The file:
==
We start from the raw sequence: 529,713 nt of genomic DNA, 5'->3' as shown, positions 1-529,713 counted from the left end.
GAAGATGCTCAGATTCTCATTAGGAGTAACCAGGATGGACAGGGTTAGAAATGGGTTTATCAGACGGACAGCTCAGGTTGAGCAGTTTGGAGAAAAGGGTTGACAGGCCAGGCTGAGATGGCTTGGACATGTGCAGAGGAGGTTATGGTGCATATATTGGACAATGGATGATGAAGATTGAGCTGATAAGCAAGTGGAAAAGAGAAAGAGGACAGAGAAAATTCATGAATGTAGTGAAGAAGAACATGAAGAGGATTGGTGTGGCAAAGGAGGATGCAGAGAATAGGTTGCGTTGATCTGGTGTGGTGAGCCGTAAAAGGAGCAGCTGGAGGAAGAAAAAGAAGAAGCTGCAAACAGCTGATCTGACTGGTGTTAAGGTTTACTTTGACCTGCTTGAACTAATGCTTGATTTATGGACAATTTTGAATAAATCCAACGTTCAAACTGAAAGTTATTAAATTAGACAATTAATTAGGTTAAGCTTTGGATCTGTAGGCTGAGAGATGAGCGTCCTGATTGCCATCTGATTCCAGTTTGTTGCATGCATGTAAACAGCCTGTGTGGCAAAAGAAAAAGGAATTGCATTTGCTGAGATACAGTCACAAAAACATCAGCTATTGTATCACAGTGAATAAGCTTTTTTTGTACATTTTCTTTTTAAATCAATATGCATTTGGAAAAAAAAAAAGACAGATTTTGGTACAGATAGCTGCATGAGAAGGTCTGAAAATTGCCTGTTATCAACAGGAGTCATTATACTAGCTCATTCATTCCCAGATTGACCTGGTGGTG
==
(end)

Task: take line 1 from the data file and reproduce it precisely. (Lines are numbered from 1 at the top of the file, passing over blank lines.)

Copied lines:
We start from the raw sequence: 529,713 nt of genomic DNA, 5'->3' as shown, positions 1-529,713 counted from the left end.